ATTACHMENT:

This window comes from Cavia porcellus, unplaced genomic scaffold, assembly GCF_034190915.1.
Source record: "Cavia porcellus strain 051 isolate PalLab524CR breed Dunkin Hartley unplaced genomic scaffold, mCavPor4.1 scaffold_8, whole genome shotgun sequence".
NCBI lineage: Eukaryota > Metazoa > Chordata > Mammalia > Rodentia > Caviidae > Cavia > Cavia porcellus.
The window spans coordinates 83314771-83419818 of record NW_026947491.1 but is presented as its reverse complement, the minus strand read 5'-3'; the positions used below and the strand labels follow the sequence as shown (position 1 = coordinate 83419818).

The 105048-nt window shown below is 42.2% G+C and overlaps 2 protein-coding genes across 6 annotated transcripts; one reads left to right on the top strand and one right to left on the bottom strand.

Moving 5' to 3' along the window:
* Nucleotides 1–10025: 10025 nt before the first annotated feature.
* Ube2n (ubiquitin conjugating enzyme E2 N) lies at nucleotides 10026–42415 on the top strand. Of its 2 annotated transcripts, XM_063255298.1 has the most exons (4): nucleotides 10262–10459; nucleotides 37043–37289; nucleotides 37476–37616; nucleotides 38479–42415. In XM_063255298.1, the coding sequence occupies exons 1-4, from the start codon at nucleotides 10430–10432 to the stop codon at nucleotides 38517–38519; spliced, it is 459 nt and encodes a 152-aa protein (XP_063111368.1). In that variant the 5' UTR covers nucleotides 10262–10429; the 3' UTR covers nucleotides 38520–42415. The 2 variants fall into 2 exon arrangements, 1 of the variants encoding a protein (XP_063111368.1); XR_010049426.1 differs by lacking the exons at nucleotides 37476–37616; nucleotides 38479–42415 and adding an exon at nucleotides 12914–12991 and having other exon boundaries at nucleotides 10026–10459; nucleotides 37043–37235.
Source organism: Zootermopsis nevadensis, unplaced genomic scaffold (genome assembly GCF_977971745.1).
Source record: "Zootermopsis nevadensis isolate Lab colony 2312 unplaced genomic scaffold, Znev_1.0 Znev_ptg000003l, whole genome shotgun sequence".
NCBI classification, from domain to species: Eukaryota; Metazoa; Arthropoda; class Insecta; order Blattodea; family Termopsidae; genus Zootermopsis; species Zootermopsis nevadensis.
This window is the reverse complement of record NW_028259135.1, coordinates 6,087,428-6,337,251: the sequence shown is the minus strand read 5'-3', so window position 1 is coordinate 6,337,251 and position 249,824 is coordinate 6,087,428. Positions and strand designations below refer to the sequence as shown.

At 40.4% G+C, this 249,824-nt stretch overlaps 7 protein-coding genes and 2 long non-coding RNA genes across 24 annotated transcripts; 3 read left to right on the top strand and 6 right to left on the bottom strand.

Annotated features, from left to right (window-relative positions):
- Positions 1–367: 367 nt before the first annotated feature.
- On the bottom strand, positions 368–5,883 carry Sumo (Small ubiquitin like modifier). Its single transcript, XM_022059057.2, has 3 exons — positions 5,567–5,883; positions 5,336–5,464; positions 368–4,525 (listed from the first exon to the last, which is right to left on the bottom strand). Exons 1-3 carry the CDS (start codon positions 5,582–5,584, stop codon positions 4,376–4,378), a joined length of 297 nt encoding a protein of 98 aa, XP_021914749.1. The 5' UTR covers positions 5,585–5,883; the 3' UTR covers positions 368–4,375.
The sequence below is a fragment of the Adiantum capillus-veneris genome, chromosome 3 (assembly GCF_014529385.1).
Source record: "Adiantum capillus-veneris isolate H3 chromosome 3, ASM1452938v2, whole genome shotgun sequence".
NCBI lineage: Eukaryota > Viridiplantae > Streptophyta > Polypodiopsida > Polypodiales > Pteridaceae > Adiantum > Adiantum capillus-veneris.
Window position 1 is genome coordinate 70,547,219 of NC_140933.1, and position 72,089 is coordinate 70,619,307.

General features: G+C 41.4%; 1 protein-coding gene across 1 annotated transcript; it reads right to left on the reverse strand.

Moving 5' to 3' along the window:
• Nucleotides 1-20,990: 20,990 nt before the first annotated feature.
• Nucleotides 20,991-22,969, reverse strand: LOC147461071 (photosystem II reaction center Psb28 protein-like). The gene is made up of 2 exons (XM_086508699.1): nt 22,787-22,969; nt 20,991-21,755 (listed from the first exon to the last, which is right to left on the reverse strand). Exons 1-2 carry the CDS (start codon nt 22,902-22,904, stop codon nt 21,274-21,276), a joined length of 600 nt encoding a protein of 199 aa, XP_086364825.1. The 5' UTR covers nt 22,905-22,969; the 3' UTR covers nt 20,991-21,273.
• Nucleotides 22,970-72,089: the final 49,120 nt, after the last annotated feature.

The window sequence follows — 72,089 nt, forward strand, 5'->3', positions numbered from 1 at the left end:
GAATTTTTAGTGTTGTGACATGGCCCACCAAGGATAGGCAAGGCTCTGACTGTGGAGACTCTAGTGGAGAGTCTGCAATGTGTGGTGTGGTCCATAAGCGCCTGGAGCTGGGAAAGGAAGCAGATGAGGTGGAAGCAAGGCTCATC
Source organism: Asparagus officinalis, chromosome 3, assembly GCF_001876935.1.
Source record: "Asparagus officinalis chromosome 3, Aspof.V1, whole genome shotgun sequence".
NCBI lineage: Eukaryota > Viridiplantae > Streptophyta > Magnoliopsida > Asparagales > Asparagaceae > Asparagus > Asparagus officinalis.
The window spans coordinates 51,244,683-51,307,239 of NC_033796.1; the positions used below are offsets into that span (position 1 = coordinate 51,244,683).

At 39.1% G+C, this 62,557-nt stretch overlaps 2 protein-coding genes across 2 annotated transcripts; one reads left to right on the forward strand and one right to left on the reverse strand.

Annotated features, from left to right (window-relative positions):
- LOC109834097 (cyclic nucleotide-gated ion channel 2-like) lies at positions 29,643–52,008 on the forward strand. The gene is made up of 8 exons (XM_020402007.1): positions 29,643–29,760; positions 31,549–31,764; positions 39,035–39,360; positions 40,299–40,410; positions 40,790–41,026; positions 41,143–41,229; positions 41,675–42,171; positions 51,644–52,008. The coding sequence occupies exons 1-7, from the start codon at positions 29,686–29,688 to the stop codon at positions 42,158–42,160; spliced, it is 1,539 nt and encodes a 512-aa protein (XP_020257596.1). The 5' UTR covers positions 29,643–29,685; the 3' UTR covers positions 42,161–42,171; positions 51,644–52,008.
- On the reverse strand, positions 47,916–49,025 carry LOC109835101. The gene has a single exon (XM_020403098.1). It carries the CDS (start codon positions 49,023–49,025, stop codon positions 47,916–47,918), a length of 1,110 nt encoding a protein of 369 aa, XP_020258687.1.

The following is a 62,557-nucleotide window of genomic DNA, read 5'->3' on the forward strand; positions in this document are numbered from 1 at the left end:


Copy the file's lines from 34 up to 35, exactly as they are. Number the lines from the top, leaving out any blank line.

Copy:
- LOC109834097 (cyclic nucleotide-gated ion channel 2-like) lies at positions 29,643–52,008 on the forward strand. The gene is made up of 8 exons (XM_020402007.1): positions 29,643–29,760; positions 31,549–31,764; positions 39,035–39,360; positions 40,299–40,410; positions 40,790–41,026; positions 41,143–41,229; positions 41,675–42,171; positions 51,644–52,008. The coding sequence occupies exons 1-7, from the start codon at positions 29,686–29,688 to the stop codon at positions 42,158–42,160; spliced, it is 1,539 nt and encodes a 512-aa protein (XP_020257596.1). The 5' UTR covers positions 29,643–29,685; the 3' UTR covers positions 42,161–42,171; positions 51,644–52,008.
- On the reverse strand, positions 47,916–49,025 carry LOC109835101. The gene has a single exon (XM_020403098.1). It carries the CDS (start codon positions 49,023–49,025, stop codon positions 47,916–47,918), a length of 1,110 nt encoding a protein of 369 aa, XP_020258687.1.